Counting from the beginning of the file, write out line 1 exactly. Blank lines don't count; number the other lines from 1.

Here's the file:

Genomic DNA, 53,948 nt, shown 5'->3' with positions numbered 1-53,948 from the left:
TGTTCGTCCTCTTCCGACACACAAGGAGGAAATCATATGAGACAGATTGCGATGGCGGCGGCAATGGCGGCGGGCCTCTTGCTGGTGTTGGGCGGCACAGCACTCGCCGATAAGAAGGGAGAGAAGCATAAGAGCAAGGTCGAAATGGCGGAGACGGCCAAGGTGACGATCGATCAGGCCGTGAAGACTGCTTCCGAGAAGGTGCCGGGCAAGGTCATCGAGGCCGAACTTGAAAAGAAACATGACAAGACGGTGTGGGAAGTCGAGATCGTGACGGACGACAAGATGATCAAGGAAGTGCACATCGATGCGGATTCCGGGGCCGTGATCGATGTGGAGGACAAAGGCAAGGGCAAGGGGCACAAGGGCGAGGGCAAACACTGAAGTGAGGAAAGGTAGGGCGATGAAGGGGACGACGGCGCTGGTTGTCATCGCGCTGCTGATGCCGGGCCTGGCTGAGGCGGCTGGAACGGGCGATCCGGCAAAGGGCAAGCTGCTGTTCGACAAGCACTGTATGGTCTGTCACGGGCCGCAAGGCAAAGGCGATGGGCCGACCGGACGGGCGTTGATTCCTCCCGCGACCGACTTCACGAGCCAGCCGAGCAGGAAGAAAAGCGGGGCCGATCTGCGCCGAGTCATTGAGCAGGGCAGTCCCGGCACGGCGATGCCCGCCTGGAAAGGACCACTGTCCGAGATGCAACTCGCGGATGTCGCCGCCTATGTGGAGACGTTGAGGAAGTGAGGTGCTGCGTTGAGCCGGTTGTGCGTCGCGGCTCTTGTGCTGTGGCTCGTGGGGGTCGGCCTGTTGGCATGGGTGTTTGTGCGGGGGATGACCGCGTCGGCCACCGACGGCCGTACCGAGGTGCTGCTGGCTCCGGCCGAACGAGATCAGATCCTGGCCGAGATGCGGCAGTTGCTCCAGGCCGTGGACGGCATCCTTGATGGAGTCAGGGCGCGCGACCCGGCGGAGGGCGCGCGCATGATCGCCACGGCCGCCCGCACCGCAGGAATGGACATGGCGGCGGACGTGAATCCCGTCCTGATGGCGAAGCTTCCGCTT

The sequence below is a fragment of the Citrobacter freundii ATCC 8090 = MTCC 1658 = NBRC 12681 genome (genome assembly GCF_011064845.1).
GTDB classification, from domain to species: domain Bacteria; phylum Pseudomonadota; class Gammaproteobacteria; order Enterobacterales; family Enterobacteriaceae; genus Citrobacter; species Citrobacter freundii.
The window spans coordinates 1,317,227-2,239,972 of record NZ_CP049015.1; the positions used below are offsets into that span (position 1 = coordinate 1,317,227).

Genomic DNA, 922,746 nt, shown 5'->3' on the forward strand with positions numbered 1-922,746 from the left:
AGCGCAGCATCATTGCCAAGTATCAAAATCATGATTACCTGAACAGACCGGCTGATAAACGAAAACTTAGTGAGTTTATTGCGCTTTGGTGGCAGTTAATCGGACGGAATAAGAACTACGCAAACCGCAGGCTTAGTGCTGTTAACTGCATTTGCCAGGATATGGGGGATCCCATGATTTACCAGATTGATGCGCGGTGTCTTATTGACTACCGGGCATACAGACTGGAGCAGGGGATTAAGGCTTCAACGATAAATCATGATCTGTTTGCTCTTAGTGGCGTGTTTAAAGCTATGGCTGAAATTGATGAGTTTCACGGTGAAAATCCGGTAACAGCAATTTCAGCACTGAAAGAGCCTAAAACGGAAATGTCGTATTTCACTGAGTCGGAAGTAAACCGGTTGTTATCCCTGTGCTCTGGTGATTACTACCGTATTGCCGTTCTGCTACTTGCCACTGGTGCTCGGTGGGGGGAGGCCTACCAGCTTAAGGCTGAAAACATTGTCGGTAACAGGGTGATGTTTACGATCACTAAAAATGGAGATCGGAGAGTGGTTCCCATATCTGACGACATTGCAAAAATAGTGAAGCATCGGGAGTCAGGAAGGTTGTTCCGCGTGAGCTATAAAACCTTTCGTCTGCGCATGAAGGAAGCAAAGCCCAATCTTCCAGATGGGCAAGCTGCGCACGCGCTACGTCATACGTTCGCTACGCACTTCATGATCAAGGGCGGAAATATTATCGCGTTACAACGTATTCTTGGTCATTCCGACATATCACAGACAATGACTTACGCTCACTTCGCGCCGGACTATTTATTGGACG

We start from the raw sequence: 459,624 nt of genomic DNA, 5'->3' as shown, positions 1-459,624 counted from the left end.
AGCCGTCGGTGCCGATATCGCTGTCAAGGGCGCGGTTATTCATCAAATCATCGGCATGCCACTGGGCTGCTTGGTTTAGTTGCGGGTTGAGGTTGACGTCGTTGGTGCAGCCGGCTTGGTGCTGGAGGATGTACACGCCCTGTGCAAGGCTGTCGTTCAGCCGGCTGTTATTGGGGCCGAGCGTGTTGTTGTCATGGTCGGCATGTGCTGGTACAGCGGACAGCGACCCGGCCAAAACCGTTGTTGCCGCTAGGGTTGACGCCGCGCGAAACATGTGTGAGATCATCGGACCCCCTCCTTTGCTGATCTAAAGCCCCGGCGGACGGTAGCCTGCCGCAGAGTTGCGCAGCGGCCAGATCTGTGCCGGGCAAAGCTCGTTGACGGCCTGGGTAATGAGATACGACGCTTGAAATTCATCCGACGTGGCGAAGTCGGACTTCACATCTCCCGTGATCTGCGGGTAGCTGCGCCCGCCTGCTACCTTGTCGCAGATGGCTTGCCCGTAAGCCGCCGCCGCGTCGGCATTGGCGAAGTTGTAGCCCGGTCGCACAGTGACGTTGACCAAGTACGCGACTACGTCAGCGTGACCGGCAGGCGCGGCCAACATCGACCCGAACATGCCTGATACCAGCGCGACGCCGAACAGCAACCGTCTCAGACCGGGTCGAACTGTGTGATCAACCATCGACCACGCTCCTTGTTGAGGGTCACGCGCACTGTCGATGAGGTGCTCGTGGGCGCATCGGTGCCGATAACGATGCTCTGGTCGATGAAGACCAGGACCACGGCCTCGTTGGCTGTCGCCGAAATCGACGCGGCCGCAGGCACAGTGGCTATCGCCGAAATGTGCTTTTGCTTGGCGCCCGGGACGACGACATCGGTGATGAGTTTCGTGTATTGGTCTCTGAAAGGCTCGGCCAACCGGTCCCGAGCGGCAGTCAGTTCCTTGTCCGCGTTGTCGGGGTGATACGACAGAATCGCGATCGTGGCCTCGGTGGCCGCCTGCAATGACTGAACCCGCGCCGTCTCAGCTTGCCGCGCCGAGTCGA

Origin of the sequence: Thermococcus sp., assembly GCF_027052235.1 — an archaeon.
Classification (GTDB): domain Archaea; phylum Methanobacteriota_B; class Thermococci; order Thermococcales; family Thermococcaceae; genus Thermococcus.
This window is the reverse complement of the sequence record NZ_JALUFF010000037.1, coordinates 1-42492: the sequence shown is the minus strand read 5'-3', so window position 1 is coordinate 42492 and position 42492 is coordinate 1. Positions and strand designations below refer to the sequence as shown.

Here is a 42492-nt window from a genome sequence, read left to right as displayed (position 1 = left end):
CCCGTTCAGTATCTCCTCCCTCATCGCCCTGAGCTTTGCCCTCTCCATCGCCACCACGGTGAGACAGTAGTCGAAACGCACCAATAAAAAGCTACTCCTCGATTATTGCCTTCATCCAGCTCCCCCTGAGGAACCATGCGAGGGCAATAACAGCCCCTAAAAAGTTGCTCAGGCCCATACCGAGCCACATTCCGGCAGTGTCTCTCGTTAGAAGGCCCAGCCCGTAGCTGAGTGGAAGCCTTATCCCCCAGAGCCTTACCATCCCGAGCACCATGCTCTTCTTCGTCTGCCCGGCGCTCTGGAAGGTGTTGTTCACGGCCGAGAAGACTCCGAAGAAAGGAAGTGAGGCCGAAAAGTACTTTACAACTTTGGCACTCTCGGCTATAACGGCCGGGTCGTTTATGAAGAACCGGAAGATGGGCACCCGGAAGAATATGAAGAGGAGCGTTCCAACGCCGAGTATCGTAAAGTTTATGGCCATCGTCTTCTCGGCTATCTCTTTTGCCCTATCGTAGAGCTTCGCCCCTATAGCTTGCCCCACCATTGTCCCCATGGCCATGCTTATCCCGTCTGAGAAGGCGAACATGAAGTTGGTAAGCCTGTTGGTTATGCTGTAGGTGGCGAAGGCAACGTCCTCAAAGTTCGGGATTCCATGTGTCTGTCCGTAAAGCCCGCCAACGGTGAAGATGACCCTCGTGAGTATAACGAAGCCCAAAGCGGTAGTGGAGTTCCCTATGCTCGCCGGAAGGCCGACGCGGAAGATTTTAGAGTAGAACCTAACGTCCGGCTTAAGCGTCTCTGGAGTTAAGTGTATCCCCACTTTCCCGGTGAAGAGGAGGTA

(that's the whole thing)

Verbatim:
Genomic DNA, 53,948 nt, shown 5'->3' with positions numbered 1-53,948 from the left: